Having the world at your fingertips used to mean something along the lines of achieving success and being on top of the world. But now, you can have the world at your fingertips with Twitter, browsing through tweets from across the globe.
In a way, browsing Twitter is like using Google, but social and customizable. Search for any term on Twitter and you will be able to sift through relevant tweets about any topic or event. While you can search for anything on Twitter, we’ve identified several key uses for Twitter that differentiate it from other social media platforms.
Best used for instant reactions, Twitter is valuable for researchers and brands seeking to
- Analyze real-time reactions
- Uncover consumer sentiment
- Dig into its historical archive
As events unfurl, people immediately react to them on Twitter. Our data shows that major scandals, releases, and political events draw high conversation volume.
Uncover Consumer Sentiment
Twitter is not just a platform for disseminating information; it is a place to let your feelings out. Just like a person would complain about a negative experience with a new product or express joy over their favorite sports team’s win in real life, those sentiments translate online to Twitter.
Because of Twitter’s 140-character limit, people do not write carefully thought-out, lengthy posts that would better suit forums. Their reactions are authentic and off-the-cuff. Like cross-sectional data, aggregating consumer sentiment for a topic during a certain period of time serves as a snapshot that can help researchers and brands understand how consumers feel, and why they feel that way.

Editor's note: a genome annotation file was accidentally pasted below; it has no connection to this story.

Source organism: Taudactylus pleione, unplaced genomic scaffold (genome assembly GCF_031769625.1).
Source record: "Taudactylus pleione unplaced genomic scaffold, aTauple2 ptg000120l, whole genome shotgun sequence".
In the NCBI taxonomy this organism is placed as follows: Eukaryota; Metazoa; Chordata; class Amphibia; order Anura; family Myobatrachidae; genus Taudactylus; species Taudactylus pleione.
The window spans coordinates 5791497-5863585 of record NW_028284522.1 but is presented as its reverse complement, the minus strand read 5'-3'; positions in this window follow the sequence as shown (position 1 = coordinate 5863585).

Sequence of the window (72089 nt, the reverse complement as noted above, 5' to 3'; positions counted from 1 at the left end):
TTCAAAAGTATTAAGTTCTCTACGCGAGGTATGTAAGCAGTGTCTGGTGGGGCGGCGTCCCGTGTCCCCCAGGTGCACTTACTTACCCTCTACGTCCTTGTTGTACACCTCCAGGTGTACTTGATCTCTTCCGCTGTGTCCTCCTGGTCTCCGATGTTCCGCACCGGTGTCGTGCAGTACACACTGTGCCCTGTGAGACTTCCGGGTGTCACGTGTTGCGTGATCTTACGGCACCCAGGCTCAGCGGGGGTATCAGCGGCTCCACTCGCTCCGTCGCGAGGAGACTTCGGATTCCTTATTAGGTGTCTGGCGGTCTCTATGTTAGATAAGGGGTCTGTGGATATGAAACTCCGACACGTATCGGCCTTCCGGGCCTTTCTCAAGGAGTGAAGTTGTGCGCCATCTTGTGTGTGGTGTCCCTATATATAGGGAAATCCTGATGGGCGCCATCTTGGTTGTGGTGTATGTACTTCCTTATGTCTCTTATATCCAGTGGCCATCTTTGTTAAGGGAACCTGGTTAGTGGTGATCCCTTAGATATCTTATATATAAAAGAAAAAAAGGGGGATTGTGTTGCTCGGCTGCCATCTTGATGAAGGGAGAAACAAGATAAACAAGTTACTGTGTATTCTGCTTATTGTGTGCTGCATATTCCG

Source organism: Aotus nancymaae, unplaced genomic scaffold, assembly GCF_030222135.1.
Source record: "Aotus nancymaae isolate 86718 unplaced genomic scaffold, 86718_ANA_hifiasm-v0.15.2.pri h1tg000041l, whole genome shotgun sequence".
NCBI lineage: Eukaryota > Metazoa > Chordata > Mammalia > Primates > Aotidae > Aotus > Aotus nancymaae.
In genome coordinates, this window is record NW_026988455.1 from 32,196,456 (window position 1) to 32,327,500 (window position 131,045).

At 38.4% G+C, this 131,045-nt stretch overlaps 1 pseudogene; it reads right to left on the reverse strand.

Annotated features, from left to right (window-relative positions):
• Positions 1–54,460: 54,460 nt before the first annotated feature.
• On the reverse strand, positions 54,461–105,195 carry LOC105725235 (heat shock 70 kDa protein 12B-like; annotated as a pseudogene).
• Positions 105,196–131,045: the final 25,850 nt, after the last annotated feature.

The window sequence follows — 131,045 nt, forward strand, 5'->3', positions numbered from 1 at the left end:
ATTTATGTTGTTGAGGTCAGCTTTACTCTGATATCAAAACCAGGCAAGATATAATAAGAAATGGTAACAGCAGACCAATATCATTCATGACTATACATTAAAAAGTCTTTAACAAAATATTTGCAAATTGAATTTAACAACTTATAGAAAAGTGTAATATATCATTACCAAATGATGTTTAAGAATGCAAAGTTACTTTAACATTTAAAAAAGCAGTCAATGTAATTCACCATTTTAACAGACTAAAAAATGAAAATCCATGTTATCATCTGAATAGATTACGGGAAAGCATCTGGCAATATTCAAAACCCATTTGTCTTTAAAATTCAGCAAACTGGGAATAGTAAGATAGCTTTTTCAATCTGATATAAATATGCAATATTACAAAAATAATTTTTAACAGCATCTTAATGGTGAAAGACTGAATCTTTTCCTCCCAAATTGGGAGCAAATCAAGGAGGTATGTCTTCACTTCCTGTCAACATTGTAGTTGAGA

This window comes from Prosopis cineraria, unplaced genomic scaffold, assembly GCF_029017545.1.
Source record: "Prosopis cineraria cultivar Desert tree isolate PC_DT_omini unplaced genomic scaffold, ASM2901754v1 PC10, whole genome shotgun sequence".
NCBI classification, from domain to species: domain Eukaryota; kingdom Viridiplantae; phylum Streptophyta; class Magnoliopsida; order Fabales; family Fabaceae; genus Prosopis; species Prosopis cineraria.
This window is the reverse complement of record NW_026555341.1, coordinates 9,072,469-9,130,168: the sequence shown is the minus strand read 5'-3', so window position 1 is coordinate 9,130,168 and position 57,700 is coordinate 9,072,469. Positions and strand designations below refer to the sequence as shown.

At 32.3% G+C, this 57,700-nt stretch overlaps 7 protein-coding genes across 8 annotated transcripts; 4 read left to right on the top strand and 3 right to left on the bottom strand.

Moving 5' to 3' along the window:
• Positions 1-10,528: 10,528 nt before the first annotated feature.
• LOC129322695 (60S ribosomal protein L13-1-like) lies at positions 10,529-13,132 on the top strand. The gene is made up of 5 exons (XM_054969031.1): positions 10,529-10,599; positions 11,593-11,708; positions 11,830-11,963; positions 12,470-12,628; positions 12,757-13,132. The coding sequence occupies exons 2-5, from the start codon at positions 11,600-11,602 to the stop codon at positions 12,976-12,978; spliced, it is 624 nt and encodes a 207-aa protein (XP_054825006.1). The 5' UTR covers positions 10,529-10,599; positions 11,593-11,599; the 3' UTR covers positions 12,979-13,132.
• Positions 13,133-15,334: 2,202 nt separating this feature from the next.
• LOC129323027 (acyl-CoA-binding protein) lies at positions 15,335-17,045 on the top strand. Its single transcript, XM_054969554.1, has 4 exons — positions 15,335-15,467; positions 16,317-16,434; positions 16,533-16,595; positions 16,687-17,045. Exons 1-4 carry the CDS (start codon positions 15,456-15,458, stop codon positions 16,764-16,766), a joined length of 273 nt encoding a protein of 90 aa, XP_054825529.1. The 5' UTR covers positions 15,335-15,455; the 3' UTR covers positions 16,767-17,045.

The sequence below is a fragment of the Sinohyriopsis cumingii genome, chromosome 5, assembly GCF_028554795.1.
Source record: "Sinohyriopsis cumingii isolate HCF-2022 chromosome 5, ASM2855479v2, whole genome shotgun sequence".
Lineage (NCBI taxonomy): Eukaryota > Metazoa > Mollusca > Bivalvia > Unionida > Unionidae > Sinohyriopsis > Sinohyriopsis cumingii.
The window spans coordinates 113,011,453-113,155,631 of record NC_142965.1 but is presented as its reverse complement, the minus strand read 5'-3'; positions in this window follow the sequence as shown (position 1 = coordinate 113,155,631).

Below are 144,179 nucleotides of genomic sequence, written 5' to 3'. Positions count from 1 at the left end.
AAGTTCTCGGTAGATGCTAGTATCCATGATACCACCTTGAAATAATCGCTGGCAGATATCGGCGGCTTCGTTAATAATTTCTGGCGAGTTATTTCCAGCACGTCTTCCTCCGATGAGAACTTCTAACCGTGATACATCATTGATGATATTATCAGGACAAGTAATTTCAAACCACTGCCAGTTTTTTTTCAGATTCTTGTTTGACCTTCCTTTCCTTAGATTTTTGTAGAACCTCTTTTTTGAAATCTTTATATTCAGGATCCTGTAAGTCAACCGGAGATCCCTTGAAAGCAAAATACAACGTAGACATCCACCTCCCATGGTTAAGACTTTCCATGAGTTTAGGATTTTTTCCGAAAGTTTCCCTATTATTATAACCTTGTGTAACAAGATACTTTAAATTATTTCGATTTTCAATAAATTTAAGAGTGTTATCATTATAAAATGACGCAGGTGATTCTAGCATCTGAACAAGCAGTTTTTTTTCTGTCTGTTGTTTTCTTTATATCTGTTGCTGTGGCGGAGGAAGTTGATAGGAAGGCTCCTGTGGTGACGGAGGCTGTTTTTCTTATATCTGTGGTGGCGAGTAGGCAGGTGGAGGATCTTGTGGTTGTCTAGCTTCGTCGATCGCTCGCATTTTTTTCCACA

For example, during the 2016 U.S. presidential election, our data identified fear as the predominant emotion. Without access to Twitter data, the other emotions — fear, sadness, joy, and anger — all would have seemed like reasonable contenders for the most popular emotion.
Dig Into Its Historical Archive
Because Crimson has access to tweets dating back to 2008, analyzing tweets can help uncover trends as they develop. More than a snapshot in time, researchers and brands can conduct time series analysis with our data.
For example, ridesharing wasn’t always the norm. Taxis used to have a greater share of voice. But as Uber and Lyft began operating in more cities, and consumers began flocking to them, the conversation on taxis diminished. The transportation conversation in 2010 is a very different one from 2016. In 2016, ridesharing encompasses the majority of the discussion.
Twitter transformed how individuals share information. Instant, authentic, and perfect for analyzing historical trends, Twitter more than a social platform–it is an arsenal of insights for researchers and brands.